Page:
Purpose: Many radiotracers are currently available for the detection of recurrent prostate cancer (rPC), yet many have not been compared head-to-head in comparative imaging studies. There is therefore an unmet need for evidence synthesis to guide evidence-based decisions in the selection of radiotracers. The objective of this study was therefore to assess the detection rate of various radiotracers for the rPC.

Methods: The PUBMED, EMBASE, and the EU and NIH trials databases were searched without date or language restriction for comparative imaging tracers for 13 radiotracers of principal interest. Key search terms included 18F-PSMA-1007, 18F-DCPFyl, 68Ga-PSMA-11, 18F-PSMA-11, 68Ga-PSMA-I&T, 68Ga-THP-PSMA, 64Cu-PSMA-617, 18F-JK-PSMA-7, 18F-Fluciclovine, 18F-FABC, 18F-Choline, 11C-Choline, and 68Ga-RM2. Studies reporting comparative imaging data in humans in rPC were selected. Single armed studies and matched pair analyses were excluded. Twelve studies with eight radiotracers were eligible for inclusion. Two independent reviewers screened all studies (using the PRISMA-NMA statement) for inclusion criteria, extracted data, and assessed risk of bias (using the QUADAS-2 tool). A network meta-analysis was performed using Markov-Chain Monte Carlo Bayesian analysis to obtain estimated detection rate odds ratios for each tracer combination.

Results: A majority of studies were judged to be at risk of publication bias. With the exception of 18F-PSMA-1007, little difference in terms of detection rate was revealed between the three most commonly used PSMA-radiotracers (Ga-PSMA-11, F-PSMA-1007, F-DCFPyl), which in turn showed clear superiority to choline and fluciclovine using the derived network.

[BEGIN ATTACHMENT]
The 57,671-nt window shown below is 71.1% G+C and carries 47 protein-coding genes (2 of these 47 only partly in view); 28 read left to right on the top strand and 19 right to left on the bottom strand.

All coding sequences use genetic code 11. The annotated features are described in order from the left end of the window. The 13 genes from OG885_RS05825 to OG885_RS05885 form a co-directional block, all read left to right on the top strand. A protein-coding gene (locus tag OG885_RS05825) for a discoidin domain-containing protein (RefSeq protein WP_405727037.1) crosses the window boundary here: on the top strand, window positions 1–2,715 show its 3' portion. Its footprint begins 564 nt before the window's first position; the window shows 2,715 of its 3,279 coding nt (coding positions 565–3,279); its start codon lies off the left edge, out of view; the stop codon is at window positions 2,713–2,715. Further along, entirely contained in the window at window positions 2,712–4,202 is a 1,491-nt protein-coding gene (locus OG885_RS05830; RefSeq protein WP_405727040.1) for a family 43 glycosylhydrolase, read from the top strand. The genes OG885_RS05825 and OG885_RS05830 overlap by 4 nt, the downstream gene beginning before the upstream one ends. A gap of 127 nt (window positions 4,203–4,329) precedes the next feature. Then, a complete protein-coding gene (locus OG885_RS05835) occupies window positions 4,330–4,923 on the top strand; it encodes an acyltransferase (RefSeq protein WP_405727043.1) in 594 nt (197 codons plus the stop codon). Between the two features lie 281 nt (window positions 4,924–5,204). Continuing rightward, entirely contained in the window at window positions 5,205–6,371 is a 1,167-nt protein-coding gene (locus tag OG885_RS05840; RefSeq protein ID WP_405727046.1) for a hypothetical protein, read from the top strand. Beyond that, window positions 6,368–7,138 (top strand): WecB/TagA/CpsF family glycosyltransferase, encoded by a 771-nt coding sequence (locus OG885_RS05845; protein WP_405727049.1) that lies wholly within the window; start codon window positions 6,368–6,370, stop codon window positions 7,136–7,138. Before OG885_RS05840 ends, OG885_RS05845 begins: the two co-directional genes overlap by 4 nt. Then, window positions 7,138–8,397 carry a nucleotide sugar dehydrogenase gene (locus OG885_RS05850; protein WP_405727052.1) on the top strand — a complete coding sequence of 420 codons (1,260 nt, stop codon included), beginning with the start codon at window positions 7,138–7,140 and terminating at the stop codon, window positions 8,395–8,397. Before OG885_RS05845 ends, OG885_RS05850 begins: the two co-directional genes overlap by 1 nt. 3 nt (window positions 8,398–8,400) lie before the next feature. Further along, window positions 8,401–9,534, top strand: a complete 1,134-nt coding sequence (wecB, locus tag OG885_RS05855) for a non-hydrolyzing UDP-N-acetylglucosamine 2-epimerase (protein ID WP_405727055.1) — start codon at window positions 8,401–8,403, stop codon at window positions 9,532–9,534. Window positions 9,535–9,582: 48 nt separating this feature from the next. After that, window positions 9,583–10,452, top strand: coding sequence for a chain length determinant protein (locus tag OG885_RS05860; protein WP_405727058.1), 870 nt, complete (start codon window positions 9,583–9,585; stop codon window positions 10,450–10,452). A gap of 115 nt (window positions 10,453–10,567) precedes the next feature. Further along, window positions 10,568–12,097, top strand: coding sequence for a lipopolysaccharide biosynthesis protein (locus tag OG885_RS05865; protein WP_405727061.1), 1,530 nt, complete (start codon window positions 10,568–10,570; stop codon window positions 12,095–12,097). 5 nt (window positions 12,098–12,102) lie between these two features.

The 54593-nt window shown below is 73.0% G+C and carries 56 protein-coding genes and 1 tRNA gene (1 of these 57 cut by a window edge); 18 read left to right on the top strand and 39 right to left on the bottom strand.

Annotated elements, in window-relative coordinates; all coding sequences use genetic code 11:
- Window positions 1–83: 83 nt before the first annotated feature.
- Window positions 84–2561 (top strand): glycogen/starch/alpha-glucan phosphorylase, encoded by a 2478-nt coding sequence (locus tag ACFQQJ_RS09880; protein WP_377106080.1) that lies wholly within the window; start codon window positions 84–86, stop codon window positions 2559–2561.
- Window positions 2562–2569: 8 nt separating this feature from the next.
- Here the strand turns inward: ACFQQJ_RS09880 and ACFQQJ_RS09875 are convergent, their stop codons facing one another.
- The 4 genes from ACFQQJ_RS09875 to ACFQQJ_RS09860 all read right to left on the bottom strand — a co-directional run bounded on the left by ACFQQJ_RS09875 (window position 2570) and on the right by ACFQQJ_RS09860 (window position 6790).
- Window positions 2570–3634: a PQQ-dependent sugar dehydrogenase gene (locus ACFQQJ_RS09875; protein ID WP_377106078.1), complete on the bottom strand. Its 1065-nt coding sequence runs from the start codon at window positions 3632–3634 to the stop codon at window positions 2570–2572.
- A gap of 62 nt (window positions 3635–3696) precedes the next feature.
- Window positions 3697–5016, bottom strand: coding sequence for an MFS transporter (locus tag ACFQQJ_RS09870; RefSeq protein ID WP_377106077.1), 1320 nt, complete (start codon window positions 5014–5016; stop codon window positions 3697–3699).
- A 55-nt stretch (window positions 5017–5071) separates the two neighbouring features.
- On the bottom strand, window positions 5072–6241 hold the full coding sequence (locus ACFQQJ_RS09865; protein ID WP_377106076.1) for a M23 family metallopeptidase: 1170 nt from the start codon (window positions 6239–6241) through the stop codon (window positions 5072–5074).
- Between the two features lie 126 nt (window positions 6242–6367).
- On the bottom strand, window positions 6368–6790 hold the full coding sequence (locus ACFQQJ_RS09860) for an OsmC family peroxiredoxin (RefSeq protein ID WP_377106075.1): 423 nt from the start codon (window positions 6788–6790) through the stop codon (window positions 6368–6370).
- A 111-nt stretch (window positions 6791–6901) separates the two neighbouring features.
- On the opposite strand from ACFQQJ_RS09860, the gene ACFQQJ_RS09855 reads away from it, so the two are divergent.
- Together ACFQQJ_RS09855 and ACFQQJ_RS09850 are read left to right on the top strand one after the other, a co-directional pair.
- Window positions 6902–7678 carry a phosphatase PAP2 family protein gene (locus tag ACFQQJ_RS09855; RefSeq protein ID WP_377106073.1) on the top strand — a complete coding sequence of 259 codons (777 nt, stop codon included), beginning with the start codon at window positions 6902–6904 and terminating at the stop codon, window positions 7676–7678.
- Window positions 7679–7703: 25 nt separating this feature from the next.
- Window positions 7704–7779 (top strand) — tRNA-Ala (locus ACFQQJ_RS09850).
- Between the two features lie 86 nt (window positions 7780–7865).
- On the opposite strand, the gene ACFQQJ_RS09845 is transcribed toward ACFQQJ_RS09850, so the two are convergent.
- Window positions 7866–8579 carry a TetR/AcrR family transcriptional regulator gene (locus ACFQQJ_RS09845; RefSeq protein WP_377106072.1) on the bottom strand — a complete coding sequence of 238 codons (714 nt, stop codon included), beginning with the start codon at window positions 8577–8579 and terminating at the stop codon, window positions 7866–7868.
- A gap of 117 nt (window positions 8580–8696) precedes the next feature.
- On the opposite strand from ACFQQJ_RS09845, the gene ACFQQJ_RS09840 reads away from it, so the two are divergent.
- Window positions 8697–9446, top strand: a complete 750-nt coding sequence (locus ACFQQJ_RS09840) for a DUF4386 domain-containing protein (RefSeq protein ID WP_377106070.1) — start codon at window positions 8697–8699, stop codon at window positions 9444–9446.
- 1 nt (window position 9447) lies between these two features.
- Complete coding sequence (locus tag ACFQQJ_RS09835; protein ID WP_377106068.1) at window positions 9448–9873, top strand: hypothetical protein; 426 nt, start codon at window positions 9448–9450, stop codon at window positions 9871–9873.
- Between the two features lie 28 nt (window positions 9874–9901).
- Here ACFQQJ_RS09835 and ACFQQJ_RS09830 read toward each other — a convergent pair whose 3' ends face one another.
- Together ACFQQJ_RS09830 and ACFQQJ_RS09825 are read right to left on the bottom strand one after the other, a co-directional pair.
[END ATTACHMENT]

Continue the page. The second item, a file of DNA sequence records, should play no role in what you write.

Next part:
Conclusion: Differences in patient-level detection rates were observed between PSMA- and choline-radiotracers. However, there is currently insufficient evidence to favour one of the four routinely used PSMA-radioligands (PSMA-11, PSMA-1007, PSMA-I&T, and DCFPyl) over another owing to the limited evidence base and risk of publication bias revealed by our systematic review. A further limitation was lack of reporting on diagnostic accuracy, which might favour radiotracers with low specificity in an analysis restricted only to detection rate. The NMA derived can be used to inform the design of future clinical trials and highlight areas where current evidence is weak.
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http://dx.doi.org/10.1007/s00259-021-05210-9DOI Listing
http://www.ncbi.nlm.nih.gov/pmc/articles/PMC8263438PMC
August 2021

Combination of Forced Diuresis with Additional Late Imaging in Ga-PSMA-11 PET/CT: Effects on Lesion Visibility and Radiotracer Uptake.

J Nucl Med 2021 09 5;62(9):1252-1257. Epub 2021 Feb 5.

Department of Nuclear Medicine, Inselspital, Bern University Hospital, University of Bern, Bern, Switzerland; and